The UK government has announced it is axing a £1bn grant for developing new carbon capture and storage (CCS) technology.
Peterhead power station and the White Rose scheme in North Yorkshire were the bidders in the competition.
Shell and SSE are behind the Aberdeenshire plans.
The energy company Drax had announced in September it was abandoning plans to introduce CCS technology in North Yorkshire.
'Engage on implications'
In a stock exchange announcement, the government said: "Today, following the Chancellor's Autumn Statement, HM Government confirms that the £1bn ring-fenced capital budget for the Carbon Capture and Storage Competition is no longer available.
"This decision means that the CCS Competition cannot proceed on its current basis.
"We will engage closely with the bidders on the implications of this decision for them."
A Shell spokesman said: "Shell is disappointed at the withdrawal of funding for the CCS Commercialisation Competition, in which our Peterhead CCS project was one of the final contenders.
"We have worked tirelessly over the last two years to progress our plans for this project.
"It has the potential to bring huge value to the UK, both in terms of immediate emissions reductions and developing knowledge for the benefit of a wider industry.
"Government funding to support this world-first demonstration project, through the competition, was important to achieving the aim of making the technology commercially viable in the shortest possible time.
"While we acknowledge that this decision has been made in the context of a difficult spending review, without that funding, we no longer see a future for the Peterhead project in the near term.
"Shell remains committed to CCS - as our involvement in demonstration projects in other parts of the world shows - and view it as an important part of a low-carbon energy future."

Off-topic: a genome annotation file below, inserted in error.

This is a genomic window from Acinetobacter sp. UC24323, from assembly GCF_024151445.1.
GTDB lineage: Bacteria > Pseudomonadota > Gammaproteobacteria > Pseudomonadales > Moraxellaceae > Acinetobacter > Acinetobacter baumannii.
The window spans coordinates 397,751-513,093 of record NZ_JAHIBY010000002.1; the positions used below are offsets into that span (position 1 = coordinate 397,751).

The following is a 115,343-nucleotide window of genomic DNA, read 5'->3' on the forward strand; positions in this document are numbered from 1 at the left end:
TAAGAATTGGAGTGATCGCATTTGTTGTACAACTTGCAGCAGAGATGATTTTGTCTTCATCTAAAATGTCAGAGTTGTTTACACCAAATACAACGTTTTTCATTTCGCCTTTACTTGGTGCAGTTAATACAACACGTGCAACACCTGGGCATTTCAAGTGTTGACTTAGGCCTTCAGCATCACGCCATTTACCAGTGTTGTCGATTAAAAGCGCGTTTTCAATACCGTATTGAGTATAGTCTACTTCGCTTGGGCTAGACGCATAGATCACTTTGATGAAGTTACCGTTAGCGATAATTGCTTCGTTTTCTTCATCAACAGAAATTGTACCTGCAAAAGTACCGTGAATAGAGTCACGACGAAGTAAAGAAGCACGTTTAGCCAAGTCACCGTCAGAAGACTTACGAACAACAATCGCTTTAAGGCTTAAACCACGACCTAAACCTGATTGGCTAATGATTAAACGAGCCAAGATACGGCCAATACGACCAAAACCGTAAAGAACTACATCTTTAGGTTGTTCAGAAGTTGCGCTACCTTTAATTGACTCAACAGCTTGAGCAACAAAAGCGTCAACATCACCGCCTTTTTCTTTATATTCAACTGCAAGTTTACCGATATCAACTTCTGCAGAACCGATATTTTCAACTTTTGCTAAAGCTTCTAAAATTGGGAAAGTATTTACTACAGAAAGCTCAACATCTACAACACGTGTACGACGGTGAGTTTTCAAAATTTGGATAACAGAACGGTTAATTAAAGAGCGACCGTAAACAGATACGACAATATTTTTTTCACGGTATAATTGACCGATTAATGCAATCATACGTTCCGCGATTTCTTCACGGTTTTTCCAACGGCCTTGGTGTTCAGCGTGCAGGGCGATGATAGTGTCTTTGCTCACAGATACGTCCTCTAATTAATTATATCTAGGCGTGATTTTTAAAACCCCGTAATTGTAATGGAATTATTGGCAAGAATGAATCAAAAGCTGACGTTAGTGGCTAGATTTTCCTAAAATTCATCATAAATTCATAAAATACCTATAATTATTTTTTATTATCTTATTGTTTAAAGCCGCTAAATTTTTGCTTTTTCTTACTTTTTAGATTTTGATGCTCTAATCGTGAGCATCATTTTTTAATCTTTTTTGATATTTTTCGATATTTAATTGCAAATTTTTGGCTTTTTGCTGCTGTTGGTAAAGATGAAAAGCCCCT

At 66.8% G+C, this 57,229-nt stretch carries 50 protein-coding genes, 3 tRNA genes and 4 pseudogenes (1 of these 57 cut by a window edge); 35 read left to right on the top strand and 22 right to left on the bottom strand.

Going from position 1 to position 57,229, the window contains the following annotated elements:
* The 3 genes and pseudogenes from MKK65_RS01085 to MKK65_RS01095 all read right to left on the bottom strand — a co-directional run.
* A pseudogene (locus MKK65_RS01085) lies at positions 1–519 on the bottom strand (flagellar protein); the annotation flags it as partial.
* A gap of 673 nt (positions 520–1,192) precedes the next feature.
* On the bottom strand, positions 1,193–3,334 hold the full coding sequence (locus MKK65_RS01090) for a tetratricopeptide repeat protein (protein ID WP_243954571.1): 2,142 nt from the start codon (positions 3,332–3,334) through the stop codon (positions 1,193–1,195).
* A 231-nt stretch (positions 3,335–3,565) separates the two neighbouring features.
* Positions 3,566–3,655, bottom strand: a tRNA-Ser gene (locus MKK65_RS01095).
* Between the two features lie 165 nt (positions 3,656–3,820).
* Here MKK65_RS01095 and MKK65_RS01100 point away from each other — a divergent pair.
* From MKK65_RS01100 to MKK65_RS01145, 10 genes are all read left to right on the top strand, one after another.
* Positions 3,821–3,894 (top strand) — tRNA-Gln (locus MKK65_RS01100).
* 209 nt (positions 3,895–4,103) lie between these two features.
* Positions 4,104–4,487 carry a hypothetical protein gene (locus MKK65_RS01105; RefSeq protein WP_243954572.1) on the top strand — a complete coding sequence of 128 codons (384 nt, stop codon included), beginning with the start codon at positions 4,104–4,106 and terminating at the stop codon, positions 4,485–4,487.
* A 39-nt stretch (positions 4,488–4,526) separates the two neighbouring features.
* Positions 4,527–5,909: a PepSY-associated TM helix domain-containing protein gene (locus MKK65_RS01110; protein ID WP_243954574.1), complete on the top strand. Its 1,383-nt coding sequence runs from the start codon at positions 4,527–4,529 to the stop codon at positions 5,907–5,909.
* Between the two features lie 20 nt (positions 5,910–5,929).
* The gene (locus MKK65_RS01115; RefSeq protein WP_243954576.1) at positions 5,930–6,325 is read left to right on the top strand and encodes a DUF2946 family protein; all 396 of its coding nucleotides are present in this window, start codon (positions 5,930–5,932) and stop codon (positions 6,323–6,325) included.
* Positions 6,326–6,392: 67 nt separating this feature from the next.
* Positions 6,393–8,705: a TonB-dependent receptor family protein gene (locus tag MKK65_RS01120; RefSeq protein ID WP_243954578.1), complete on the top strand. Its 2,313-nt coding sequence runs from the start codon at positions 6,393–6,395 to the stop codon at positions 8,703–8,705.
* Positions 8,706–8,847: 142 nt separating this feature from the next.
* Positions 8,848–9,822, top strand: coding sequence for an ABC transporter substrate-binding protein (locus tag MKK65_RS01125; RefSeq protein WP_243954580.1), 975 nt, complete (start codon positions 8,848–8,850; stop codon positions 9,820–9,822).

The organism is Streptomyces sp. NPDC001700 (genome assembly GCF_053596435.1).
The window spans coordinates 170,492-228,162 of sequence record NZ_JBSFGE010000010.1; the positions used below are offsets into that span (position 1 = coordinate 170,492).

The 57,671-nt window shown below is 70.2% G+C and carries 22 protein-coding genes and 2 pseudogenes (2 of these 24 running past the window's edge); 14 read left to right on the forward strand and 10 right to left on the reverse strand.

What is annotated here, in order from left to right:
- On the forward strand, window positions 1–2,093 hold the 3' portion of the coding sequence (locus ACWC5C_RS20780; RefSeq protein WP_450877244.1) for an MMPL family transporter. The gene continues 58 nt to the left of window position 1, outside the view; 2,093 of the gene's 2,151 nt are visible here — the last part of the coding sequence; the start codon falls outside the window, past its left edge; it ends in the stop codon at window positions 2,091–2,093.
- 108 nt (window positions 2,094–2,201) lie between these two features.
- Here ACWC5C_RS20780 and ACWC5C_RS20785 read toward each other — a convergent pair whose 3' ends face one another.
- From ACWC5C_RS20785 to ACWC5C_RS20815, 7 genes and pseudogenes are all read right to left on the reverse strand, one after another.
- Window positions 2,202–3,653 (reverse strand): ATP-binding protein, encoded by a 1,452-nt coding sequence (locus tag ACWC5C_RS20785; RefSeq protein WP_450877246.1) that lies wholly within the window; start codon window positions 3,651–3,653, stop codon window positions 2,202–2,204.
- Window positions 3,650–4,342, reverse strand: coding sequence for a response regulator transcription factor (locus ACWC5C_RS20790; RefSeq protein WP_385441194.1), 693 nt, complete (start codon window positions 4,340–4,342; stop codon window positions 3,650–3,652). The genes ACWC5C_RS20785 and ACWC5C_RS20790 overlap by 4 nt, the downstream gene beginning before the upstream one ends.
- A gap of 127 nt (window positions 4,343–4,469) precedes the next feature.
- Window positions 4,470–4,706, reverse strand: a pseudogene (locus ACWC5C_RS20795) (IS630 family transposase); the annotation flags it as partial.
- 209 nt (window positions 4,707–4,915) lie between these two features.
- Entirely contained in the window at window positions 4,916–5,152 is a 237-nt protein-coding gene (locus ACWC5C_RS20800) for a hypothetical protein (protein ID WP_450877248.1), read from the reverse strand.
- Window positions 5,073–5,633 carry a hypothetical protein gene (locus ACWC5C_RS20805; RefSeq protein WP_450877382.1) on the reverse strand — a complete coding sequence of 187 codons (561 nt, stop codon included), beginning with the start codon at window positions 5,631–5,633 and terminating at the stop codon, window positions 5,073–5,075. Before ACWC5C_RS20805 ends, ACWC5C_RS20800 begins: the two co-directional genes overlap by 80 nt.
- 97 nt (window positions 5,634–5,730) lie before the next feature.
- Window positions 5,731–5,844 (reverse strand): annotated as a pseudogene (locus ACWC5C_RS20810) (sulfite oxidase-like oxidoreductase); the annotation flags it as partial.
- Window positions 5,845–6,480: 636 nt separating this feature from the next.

A spokesperson for SSE said: "Whilst SSE appreciates that being in government involves taking difficult decisions, it is extremely disappointed by today's announcement that the government is removing all committed public support for the demonstration of Carbon Capture and Storage in the UK.
"SSE believes this decision represents a significant missed opportunity for the UK."
Scottish energy minister Fergus Ewing said it was a "disgrace".
He said: "It shows complete disregard for tackling climate change, utter indifference to developing the crucial new technologies that will cut emissions and is another UK government hammer blow to energy generation in Scotland."
Jonathan Church, climate and energy lawyer at ClientEarth, said: "This an extremely damaging move by the UK government.
"Development of CCS has been delayed for years and by successive governments, and by axing the £1bn grant to fund these projects, the UK government is essentially closing off one of the key avenues in the UK's transition to a low-carbon economy."
Banff and Buchan SNP MP Eilidh Whiteford told BBC Scotland: "I think the whole point of the Peterhead project was it was a great chance to develop that technology.
"I will be seeking clarification from the government."
Drax was part of a scheme to store carbon dioxide next to its plant, which is the biggest coal-fired power station in the UK.